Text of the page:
What does grain filling do??

I am reading "Finishes & Finishing Techniques" by Fine Woodworking. They recommend using a grain filler for oak, and suggests dark to emphasis the grain.
So I bought some Behlen's Water-based brown grain filler, sanded, applied, and sanded again per directions on one half of a piece of red oak. I then put on some Spainish Oak stain and two coats of poly on the whole piece.
The grain is more striking on the treated side, and they seem to reflect light differently, but that is about it. They don't feel any different, or look all that much different. In fact, I kinda like the unfilled more; it is subtler with more variation in the grain coloring. I think the neutral would be nearly identical.
So... what is the difference supposed to be? What I observed, or did I screw up somehow and it is supposed to be completely different? Thanks.
Add pictures here
<% if( /^image/.test(type) ){ %>
<% } %>
<%-name%>
Add image file
Upload
Hi, Toller.
Grain Filler should do exactly what it says - it fills the pores and, properly applied and cut back, should leave a perfectly smooth surface for subsequent finishes. You can do without it and simply rely on successive coats of your finish and cutting back to fill the grain, but grain filler makes the process go more quickly. It's used a lot in french polishing where you want to build up to a mirror finish. Shellac "sinks" a lot, so it would take many coats to fill the grain if filler wasn't used.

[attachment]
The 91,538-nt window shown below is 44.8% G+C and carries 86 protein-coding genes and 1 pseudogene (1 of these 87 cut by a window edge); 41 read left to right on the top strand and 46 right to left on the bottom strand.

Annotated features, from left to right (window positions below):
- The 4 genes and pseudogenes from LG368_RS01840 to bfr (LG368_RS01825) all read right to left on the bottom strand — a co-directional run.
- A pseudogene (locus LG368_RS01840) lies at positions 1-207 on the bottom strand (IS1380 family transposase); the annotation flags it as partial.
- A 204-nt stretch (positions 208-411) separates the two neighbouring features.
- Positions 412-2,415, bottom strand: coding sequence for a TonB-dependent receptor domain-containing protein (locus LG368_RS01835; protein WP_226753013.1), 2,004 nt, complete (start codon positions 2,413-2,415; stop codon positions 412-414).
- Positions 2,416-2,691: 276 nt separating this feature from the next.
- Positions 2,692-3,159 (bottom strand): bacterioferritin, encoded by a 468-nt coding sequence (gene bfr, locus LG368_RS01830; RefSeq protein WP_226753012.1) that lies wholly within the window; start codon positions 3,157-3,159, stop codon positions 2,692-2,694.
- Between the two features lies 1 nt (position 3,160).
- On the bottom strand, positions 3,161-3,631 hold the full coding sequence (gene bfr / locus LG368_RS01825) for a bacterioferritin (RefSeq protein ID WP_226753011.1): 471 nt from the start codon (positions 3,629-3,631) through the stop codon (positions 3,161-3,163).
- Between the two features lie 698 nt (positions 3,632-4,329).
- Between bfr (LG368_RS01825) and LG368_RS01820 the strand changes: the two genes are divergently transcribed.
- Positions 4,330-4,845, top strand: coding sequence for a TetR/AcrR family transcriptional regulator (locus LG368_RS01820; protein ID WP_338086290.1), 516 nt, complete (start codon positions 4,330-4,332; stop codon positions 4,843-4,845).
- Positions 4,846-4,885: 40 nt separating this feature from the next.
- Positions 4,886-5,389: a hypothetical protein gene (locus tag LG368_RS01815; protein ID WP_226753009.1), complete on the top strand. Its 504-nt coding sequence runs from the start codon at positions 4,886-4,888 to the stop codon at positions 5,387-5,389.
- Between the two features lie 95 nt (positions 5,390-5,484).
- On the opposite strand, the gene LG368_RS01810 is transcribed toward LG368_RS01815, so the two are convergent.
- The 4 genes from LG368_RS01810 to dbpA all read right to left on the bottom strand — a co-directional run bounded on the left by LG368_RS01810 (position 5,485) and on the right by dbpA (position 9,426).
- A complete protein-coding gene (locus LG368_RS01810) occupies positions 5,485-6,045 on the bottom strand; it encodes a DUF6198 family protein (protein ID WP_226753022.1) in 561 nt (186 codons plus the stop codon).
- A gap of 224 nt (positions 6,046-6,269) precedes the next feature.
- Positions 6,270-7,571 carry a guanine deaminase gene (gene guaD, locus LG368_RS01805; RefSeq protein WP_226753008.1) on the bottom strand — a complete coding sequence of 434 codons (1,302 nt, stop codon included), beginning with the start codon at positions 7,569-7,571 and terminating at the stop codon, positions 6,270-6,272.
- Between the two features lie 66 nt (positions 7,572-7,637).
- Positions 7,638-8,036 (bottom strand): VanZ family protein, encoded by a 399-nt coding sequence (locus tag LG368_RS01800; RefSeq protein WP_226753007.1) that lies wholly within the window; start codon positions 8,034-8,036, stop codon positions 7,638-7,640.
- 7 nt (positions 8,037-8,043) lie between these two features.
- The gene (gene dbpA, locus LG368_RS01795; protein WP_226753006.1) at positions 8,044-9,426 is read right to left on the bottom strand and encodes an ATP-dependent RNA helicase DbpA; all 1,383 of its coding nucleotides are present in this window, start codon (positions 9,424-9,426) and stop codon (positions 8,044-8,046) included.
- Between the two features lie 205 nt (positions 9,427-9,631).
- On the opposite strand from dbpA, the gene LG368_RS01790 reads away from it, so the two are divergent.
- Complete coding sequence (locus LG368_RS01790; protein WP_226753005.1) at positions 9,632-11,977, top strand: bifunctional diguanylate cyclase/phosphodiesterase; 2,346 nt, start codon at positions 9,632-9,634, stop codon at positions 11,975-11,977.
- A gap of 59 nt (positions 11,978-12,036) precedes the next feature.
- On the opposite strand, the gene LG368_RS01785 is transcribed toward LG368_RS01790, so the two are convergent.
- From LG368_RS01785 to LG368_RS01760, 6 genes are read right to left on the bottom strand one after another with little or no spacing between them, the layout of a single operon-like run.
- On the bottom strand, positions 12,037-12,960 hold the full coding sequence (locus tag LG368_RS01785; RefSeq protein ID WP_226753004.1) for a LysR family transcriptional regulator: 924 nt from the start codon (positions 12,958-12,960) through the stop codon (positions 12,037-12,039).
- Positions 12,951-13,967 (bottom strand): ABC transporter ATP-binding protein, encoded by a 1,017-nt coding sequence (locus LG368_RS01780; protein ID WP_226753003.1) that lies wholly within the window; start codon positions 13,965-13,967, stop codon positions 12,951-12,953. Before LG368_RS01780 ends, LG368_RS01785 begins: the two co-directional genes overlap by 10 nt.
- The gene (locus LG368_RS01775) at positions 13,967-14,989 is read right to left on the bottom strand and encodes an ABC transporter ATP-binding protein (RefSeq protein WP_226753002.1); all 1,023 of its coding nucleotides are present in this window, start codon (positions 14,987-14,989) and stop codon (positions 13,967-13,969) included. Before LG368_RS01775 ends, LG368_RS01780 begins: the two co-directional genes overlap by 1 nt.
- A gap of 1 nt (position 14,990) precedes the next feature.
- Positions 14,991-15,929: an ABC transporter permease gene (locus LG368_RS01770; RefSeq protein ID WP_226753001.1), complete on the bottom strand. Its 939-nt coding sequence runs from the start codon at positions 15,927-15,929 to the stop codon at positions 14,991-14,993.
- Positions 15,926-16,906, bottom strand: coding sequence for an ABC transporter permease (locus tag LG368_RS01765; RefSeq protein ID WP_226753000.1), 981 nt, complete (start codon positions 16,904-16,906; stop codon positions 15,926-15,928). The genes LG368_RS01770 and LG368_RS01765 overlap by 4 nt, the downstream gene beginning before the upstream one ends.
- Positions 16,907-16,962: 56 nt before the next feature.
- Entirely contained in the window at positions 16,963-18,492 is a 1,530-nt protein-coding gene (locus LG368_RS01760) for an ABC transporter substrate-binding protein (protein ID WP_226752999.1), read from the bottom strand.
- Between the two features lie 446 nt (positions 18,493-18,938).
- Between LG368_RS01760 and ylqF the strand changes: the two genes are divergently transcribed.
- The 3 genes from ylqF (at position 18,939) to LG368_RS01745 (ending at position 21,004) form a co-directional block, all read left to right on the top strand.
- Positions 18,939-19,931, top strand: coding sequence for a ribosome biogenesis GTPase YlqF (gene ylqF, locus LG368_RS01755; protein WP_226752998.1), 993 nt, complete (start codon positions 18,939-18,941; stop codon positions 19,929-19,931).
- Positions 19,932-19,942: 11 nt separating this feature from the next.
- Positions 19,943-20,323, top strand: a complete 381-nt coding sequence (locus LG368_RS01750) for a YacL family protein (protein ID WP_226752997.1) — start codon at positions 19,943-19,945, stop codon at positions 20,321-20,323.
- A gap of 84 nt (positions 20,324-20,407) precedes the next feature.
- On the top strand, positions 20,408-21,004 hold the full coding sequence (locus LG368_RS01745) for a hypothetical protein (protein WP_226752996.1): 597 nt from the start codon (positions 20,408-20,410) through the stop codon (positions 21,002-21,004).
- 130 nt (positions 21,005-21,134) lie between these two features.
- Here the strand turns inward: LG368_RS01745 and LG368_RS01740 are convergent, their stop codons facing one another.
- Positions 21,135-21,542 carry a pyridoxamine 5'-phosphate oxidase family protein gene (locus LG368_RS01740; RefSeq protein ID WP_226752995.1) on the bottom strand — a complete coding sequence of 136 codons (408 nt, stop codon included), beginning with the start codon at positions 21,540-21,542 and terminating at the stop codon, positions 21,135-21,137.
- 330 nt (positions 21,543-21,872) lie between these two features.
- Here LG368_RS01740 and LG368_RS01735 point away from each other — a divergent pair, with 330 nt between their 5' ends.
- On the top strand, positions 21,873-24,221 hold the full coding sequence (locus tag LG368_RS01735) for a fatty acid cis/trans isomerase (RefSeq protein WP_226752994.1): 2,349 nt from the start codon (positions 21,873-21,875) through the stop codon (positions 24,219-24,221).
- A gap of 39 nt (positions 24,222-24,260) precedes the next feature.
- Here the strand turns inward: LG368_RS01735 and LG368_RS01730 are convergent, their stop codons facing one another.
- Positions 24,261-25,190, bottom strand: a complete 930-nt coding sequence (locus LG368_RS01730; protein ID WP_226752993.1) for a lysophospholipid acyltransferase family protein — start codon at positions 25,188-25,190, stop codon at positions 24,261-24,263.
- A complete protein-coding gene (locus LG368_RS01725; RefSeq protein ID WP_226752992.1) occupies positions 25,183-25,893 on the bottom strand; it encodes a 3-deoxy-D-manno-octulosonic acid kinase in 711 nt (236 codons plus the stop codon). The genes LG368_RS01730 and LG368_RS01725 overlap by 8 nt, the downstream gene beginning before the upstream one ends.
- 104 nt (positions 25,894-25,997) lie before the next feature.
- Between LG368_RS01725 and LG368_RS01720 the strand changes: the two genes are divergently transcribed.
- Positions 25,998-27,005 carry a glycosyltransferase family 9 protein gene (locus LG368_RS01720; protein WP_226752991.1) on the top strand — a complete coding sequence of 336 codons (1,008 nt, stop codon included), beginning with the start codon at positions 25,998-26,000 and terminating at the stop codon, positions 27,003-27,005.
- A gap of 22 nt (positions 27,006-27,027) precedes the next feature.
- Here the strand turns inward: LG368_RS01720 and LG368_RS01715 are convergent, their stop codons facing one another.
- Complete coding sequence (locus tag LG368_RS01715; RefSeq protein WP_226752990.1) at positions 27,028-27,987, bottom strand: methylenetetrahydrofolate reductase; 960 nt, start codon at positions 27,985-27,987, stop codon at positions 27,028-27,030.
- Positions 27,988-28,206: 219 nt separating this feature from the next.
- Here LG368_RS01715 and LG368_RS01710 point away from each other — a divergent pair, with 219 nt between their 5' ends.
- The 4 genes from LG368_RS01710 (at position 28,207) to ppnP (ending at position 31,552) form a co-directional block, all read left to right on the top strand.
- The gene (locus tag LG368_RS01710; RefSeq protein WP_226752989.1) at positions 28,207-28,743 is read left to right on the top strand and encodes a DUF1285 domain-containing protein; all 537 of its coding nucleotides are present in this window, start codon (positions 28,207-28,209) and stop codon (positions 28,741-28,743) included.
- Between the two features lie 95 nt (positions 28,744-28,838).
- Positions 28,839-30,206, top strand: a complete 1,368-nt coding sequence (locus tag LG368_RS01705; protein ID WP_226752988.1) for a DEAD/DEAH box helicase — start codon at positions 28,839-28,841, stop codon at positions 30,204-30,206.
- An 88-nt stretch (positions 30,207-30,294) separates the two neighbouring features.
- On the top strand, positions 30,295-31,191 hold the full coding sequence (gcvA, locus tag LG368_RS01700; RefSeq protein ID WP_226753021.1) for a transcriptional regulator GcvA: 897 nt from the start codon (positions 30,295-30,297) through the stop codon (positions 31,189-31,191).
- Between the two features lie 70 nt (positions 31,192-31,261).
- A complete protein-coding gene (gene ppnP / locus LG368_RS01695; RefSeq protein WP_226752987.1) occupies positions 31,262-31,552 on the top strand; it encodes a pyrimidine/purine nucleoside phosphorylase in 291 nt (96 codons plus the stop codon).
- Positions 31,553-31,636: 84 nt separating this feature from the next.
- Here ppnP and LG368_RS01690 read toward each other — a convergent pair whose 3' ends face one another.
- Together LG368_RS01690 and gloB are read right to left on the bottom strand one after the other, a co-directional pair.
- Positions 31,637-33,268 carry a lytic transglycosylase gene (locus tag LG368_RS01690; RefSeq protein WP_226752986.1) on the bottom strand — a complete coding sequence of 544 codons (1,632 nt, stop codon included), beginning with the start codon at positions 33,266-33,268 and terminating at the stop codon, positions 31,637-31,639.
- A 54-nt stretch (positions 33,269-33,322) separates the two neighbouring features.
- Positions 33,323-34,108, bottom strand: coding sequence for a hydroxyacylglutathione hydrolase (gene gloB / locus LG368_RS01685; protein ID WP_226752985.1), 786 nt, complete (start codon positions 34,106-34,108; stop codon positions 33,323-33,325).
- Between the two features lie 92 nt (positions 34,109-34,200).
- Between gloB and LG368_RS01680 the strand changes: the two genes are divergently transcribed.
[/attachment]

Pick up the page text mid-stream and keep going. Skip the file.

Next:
It can also be used to give different colour effects to the wood - limed oak is an example of this.
It's very easy to drag it back out of the pores if you're heavy handed when applying it, and this may what has happened to your piece Apply it quite thickly *across* the grain, to minimise this. Even with this precaution, it's sometimes necessary to go back over the piece with the filler again if it has large, coarse pores, like oak. Fine-pored stuff like mahogany only usually needs one application
I'm like you - I prefer to see the texture of the wood.
HTH
Frank

Add pictures here
<% if( /^image/.test(type) ){ %>
<% } %>
<%-name%>
Add image file
Upload
Are you sure you do not feel any difference? We normally do not use filler but sometimes on a table top we use it to get a smooth feeling top. Otherwise, the top coat telegraphs the ups and downs of the grain unless we sand enough to make the top coat a defacto filler. Cheers, JG
Toller wrote:

Add pictures here
<% if( /^image/.test(type) ){ %>
<% } %>
<%-name%>
Add image file
Upload

Site Timeline

HomeOwnersHub.com is a website for homeowners and building and maintenance pros. It is not affiliated with any of the manufacturers or service providers discussed here. All logos and trade names are the property of their respective owners.